Whether you’re a seasoned vanlifer or just getting started, winter camping in a van can be both exciting and daunting. But with the right preparation and gear, it can also be an incredible experience. Here are our top tips for winter vanlife, from staying warm to staying safe on the road.
Potential Problems For Winter Vanlifers
There are potential problems for winter vanlifers when it starts snowing. These problems can include:
- Difficulty driving in the snow
- Inability to access essential services and supplies
- Lack of shelter from the cold weather
Does Winter Campervan Driving Require Special Gear?
It sure does! Driving during the winter can be dangerous and challenging, but it’s even more challenging in a van, so always use caution and drive slowly.
Ensure your vehicle is prepared for the weather by having good brakes, installing proper winter tires, and having accessories like chains, recovery boards, and shovels. Winter tires are specially designed for ice and snow, so they grip the road better than regular tires.
If you’re concerned about losing traction in the snow, having a bit of sand or salt in the back is not a bad idea to sprinkle on icy areas. Keep an emergency winter driving kit in the van including items like extra windshield wipers, tire chains, flares, and jumper cables.
Prepping The Inside Of Your Van For Winter Temperatures-Camper Van Insulation And Heat
Preparing for winter weather includes preparing your van for the cold and snow and packing properly to stay warm and comfortable.
If you’re van camping in the winter, you can do a few things to stay warm.
First, make sure your van is properly insulated. You can do this by adding insulation to the walls, ceiling, and floor. You can also use window coverings to help keep the heat in.
The next thing is to make sure you have a good heating system in your van. This could be anything from a simple space heater to a diesel heater. This will be your best friend on cold nights.
We’ve even seen people install wood stoves in their vans if they’re in a lot of cold climates, taking a lot of winter road trips, or doing full-time winter van living.
If you plan to camp at high altitudes or in cold climates where temperatures dip into the negative digits, I recommend having a hot water heater. Washing your hands or face in freezing cold water is not only miserable but doesn’t have to be done if you have hot water readily available.
Also another really important thing is to be sure that you have insulated your water pipes to prevent them from freezing and bursting.
No one wants to deal with a broken pipe in the middle of a cold winter night.
How to Stay Warm in Your Van In Low Temperatures
Once you’ve made sure your van is prepared for winter weather, you can do a few things to make sure you’re comfortable while camping in cold temperatures.
First, dress in layers. This will help you regulate your body temperature more easily.
This includes long underwear, sweaters, hats, gloves, and scarves. It’s also a good idea to have a few pairs of socks and extra shoes in case your feet get wet.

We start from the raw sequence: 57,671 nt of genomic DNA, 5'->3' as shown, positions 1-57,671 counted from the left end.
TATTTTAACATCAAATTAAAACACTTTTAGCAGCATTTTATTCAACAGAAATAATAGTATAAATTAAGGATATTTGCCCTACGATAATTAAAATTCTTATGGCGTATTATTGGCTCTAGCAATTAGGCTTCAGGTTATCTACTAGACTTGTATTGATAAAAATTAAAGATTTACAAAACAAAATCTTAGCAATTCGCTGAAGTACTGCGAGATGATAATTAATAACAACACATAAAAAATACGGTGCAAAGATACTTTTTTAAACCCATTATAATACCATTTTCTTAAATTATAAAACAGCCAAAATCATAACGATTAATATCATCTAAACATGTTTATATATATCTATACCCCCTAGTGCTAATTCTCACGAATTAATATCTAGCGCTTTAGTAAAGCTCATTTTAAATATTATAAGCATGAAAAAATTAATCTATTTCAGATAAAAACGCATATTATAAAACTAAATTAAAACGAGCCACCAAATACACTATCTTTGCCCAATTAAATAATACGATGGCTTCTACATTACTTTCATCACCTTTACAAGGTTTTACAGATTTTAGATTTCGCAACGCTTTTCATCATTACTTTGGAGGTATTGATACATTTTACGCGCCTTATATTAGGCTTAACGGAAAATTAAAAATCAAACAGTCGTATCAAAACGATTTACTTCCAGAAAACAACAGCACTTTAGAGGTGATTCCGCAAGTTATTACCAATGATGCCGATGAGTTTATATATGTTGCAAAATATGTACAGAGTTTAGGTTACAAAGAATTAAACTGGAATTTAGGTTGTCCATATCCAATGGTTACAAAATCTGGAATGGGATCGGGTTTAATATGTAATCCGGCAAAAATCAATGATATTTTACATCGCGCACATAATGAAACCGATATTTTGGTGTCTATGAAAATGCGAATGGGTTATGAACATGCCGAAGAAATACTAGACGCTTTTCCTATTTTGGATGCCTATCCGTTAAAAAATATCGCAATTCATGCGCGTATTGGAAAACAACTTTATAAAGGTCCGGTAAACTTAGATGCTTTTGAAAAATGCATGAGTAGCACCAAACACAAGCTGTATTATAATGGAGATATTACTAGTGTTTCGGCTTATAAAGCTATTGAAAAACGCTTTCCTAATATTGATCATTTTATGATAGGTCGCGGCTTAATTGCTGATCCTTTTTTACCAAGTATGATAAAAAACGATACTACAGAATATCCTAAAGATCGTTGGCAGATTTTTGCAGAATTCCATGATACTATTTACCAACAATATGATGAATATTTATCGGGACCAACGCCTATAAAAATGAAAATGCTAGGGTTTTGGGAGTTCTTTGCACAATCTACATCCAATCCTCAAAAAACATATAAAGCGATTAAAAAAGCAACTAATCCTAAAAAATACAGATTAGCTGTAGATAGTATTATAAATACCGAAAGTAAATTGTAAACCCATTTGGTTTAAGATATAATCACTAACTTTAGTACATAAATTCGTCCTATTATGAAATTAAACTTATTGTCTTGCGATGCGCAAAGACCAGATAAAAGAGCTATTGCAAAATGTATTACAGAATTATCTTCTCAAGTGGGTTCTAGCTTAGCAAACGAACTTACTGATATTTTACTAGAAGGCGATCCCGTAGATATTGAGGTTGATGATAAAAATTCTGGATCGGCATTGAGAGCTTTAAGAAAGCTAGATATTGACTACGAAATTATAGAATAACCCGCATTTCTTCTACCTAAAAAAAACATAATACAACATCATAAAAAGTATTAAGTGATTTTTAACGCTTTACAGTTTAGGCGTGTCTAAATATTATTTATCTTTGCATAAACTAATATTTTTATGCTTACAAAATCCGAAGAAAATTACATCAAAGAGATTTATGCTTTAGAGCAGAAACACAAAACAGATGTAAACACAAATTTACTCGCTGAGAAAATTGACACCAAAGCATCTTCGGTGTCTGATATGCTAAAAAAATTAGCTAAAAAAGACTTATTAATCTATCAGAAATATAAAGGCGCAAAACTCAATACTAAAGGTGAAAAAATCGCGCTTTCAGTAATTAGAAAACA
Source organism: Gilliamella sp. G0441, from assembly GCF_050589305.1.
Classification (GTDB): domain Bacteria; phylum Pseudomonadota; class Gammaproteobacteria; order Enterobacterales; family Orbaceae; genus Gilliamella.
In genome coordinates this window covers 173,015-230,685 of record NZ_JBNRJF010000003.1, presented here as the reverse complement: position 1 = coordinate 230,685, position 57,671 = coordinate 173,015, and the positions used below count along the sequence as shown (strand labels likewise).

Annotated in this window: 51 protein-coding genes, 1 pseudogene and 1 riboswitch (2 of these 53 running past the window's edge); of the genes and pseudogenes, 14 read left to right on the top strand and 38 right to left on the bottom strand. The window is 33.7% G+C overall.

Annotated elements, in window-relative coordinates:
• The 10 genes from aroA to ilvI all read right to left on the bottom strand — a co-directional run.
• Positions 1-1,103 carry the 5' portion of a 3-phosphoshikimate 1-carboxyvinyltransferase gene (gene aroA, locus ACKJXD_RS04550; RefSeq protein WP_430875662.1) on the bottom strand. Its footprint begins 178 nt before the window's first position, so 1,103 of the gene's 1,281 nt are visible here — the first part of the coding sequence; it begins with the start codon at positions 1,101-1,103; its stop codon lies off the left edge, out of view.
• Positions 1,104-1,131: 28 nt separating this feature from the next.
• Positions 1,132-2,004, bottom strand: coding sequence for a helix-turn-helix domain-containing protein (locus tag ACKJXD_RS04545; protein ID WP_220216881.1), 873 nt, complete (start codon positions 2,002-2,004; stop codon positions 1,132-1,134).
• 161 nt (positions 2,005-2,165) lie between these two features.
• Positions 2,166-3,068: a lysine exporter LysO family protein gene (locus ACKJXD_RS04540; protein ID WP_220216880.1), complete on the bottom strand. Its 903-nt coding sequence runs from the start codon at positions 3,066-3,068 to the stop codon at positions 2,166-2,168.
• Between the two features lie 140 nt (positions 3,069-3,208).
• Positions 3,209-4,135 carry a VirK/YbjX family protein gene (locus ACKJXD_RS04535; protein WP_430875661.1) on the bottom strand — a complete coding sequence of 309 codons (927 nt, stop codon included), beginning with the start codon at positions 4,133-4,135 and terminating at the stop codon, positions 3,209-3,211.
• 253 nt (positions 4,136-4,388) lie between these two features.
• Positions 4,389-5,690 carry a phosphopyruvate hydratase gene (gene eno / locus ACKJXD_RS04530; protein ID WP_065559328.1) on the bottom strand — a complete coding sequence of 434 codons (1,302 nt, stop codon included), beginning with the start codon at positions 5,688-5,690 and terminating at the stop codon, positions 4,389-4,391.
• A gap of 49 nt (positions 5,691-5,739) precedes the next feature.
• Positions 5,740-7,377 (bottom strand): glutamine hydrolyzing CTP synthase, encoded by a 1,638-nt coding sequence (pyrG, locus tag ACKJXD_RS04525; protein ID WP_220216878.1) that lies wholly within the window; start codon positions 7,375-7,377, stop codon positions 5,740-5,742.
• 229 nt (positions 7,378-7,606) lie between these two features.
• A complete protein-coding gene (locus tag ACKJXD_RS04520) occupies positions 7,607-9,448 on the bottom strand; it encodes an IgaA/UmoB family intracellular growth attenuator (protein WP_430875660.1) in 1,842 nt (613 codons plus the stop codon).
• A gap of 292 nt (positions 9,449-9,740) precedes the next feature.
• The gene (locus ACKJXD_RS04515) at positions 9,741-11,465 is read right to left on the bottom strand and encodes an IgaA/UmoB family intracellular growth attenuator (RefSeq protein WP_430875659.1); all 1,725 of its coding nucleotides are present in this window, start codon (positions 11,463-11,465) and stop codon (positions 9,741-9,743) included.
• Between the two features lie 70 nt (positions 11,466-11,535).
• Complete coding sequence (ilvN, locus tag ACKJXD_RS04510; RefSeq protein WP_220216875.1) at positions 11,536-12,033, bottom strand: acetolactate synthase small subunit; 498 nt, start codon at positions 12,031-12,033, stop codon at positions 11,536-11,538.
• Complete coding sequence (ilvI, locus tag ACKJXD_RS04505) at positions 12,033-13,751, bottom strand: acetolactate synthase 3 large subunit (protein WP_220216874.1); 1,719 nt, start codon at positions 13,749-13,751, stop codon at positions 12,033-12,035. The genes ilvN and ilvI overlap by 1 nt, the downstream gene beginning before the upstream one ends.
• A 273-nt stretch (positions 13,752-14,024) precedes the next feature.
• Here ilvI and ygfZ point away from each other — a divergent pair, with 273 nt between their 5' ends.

Next, you’ll want to ensure you have a good sleeping bag rated for cold weather. A down comforter or quilt can also be used in a pinch. Having a hot water bottle or an electric blanket is also a good idea to keep you warm at night.
How Can You Stay Safe On The Road During Winter Weather?
There are a few essential tips for staying safe on the road during winter weather.
Always drive slowly in snow and ice, and use caution when turning corners or making other sudden moves. Be aware of your surroundings, and stay alert for vehicles coming from behind.
Stay informed about traffic conditions, snowstorms, and road closures due to heavy snowfall or accidents by using websites and apps that provide up-to-date information.
Snow Safety Tips
You’ll need to take some extra steps to make sure your vehicle is up for the task, including:
- Adding weight to the back helps with traction and stability on icy roads.
- Clearing off all the snow – not only does this help you see better, but it also prevents large chunks of snow from flying up and damaging your windshield or someone else driving near you.
- Putting chains on your tires – this is a must if you’re driving in heavy snow, as it provides extra traction and helps you avoid getting stuck.
- Investing in a good set of winter tires – these are designed to grip the road better in cold, snowy conditions.
- Keeping an emergency kit in your car should include items like a shovel, jumper cables, flares, and a first-aid kit.
Carbon Monoxide Poisoning
Also, another really important thing is to have proper ventilation with a vent fan or by cracking the door and windows while the heater is on to prevent carbon monoxide poisoning.
The good news is that carbon monoxide poisoning can be prevented with a simple alarm installed in your van to alert you if there are high levels of carbon monoxide present.
Be Prepared For Perpetually Wet Clothes and Gear In Winter Climates
If you live in a cold, wet climate – or if you’re planning to travel to one – it’s important to be prepared for perpetually wet clothes and gear.
This means investing in some good waterproof outerwear and storage solutions. You can also try using moisture-wicking fabrics for your clothing to help keep you dry. And of course, don’t forget to pack a few extra towels!